Tablet and phone layouts are optimized with larger fonts for the smaller screen sizes, lighter graphics to reduce download times, different navigation controls built on mobile best practices, and touchscreen specific interactions that can’t be done with a mouse and keyboard. Many things may be completely removed from the mobile version because of technical limitations, a poor user experience, or would take too long to load.

Sometimes, though, additional features such as tappable phone numbers and directions that link up to a navigation app might be added because they improve the experience. Like plastic utensils, the mobile version is light, easy to use, and perfectly paired to the task at hand without a lot of extra fluff. The desktop layout, on the other hand, usually has all the bells and whistles. Big graphics that can take over your screen, videos, additional content or controls, complex javascripts, and more full featured controls.

A desktop computer has the horsepower to do all of the heavy lifting needed to display complex websites, but they lack touch screen controls and can’t be carried around in your pocket. Like the gold tableware that comes out for holiday dinners at grandma’s house, the desktop version is heavy, more complex, and made for a more impressive experience.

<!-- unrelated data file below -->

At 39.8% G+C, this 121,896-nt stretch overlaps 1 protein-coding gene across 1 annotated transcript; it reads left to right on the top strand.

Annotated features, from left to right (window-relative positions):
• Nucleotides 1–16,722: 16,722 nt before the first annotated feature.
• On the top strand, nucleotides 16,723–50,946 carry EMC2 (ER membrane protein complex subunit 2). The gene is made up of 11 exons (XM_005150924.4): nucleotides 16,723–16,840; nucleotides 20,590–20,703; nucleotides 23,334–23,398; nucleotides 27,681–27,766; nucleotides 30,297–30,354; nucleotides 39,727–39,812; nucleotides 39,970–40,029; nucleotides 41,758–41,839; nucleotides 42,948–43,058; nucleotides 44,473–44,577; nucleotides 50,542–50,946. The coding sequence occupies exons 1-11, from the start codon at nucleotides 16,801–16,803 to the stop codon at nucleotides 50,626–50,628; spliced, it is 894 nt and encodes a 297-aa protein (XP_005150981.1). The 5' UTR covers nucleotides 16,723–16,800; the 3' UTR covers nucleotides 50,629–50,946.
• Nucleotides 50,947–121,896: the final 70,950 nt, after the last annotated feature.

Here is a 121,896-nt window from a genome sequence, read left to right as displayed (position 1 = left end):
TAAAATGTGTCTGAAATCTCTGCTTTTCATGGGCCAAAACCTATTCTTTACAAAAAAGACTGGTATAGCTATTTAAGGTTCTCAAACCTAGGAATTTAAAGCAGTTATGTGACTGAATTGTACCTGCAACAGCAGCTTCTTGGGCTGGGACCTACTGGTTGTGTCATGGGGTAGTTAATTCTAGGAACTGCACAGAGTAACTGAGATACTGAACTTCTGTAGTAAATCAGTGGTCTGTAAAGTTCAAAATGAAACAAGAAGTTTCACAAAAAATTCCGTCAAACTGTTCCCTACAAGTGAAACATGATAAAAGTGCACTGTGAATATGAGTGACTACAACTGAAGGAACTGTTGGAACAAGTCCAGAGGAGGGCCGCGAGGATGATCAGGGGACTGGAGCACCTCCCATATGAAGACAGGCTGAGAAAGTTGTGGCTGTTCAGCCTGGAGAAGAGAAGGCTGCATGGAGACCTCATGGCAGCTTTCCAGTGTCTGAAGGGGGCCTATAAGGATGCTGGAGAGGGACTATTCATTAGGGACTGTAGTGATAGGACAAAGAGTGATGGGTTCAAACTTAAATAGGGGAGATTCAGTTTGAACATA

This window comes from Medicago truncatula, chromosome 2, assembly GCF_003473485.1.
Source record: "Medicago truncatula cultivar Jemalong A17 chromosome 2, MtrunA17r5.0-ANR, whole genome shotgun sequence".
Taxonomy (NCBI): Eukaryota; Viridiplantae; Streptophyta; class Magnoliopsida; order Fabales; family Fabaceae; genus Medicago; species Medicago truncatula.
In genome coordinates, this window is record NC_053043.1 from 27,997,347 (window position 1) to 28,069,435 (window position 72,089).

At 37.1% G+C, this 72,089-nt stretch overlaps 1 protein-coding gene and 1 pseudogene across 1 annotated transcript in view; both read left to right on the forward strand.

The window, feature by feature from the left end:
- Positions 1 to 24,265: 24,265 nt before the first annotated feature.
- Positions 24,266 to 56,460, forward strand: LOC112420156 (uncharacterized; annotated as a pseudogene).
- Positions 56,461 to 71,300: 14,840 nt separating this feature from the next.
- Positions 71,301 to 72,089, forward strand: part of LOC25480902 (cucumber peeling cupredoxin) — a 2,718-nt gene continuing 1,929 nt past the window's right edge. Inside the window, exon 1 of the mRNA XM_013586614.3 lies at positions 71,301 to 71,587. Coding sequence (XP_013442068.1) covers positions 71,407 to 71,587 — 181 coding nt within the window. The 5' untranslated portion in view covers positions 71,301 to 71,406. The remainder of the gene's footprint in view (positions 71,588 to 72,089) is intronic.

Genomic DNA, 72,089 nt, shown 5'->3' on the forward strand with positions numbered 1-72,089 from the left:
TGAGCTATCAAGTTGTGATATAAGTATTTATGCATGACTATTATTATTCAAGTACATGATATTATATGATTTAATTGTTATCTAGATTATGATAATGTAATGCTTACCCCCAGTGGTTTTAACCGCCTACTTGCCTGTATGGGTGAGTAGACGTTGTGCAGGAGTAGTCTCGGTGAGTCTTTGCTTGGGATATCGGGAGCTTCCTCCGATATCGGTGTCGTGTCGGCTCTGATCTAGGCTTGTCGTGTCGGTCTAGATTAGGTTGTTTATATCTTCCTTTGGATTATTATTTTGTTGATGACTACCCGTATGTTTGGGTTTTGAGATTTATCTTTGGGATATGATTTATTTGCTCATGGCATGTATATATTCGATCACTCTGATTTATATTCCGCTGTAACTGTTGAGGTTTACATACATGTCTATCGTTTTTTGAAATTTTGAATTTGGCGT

Occasionally, we see workflows or functionality that simply can’t work across all devices, or would be best suited to one but not the other. Take camera and GPS capabilities – these are features we can access on a mobile device easily, but are often not available on a desktop computer. Or the reverse, it’s easy to enter and manipulate large amounts of data on a desktop computer with a mouse and keyboard, but it would cause a serious case of road rage trying to do so on a mobile device with just your thumbs.
Some features are simply best when restricted to certain devices, and it would create a poor user experience – or be very expensive – to try to implement them across every one. This is where adaptive websites shine.